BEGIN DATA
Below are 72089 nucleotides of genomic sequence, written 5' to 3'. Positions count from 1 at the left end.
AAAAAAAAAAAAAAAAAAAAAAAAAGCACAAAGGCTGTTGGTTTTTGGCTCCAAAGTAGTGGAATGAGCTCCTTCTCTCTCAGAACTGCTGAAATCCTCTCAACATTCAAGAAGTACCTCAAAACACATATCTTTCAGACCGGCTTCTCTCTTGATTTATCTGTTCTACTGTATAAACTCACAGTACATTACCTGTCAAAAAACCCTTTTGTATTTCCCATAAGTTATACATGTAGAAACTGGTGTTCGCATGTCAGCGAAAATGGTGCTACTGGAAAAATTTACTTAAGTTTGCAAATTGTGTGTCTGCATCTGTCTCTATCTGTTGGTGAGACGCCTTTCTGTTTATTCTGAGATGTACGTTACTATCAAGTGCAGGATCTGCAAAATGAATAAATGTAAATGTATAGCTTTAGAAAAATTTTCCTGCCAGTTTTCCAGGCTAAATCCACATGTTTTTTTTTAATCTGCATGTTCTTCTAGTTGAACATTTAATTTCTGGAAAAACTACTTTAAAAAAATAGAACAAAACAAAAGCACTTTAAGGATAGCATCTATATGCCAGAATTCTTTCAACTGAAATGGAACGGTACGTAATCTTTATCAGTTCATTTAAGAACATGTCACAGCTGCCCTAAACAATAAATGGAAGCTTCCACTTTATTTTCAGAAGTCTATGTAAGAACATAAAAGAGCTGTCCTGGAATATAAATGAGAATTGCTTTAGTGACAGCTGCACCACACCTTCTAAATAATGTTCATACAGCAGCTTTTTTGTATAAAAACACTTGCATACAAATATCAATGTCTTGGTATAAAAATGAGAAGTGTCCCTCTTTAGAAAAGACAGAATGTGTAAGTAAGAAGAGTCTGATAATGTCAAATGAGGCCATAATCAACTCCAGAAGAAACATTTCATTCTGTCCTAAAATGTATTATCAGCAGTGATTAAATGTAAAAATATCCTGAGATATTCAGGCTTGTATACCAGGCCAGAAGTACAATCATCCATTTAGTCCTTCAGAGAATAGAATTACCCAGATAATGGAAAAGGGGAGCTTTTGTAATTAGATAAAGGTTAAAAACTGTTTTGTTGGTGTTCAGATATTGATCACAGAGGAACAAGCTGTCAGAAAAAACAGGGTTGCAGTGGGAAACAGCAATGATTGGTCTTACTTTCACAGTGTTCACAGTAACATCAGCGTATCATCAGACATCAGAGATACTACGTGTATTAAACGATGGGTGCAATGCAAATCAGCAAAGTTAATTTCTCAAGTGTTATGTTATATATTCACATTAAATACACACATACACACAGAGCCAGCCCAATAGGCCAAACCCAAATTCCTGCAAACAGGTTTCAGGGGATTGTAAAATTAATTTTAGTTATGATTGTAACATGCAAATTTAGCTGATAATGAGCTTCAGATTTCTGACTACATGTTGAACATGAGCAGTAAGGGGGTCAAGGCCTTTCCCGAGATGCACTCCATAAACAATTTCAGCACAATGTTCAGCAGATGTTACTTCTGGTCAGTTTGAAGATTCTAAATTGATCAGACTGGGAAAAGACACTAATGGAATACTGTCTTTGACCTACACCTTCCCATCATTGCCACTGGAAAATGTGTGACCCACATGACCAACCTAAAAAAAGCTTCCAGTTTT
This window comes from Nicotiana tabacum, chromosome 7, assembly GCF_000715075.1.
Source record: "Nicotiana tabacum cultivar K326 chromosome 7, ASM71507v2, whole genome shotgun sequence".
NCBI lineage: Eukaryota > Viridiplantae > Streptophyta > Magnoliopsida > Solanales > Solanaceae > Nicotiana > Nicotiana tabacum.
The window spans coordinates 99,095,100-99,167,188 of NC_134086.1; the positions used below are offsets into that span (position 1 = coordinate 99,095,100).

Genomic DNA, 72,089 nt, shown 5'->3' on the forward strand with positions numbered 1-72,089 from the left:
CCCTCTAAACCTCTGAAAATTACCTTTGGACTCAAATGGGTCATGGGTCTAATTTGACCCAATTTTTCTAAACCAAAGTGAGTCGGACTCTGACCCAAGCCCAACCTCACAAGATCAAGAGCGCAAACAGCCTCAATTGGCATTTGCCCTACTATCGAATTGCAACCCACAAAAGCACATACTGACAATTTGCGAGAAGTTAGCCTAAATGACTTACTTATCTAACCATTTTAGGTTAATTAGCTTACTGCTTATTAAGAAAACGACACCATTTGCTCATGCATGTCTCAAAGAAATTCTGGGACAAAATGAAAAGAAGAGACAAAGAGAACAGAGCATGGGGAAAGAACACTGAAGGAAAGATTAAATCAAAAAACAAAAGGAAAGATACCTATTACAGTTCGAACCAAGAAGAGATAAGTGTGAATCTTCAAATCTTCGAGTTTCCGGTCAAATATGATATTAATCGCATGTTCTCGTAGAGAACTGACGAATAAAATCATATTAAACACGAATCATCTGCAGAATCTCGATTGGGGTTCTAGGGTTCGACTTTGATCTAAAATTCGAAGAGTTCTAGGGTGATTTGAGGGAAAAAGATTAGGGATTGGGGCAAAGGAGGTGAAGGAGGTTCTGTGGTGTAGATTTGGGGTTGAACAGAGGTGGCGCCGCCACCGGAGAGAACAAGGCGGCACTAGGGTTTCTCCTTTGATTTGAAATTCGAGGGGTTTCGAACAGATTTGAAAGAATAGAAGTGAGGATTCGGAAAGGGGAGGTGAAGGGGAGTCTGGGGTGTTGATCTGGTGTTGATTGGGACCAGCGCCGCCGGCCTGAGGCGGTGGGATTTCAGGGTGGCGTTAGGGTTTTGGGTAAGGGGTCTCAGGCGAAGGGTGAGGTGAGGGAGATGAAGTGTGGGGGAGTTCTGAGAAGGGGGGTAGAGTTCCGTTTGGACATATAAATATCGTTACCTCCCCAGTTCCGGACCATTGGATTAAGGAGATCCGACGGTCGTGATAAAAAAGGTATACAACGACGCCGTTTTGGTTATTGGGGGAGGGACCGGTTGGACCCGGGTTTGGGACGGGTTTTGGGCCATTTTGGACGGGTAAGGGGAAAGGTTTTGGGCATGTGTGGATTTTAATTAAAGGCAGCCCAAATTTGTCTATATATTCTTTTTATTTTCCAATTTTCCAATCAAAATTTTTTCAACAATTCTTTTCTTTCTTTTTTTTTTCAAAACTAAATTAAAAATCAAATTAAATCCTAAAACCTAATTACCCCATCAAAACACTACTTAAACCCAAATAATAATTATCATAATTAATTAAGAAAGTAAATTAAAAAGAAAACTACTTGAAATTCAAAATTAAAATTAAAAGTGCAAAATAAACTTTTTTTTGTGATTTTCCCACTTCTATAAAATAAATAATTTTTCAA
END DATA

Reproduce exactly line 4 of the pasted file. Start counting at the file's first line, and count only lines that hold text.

Source record: "Nicotiana tabacum cultivar K326 chromosome 7, ASM71507v2, whole genome shotgun sequence".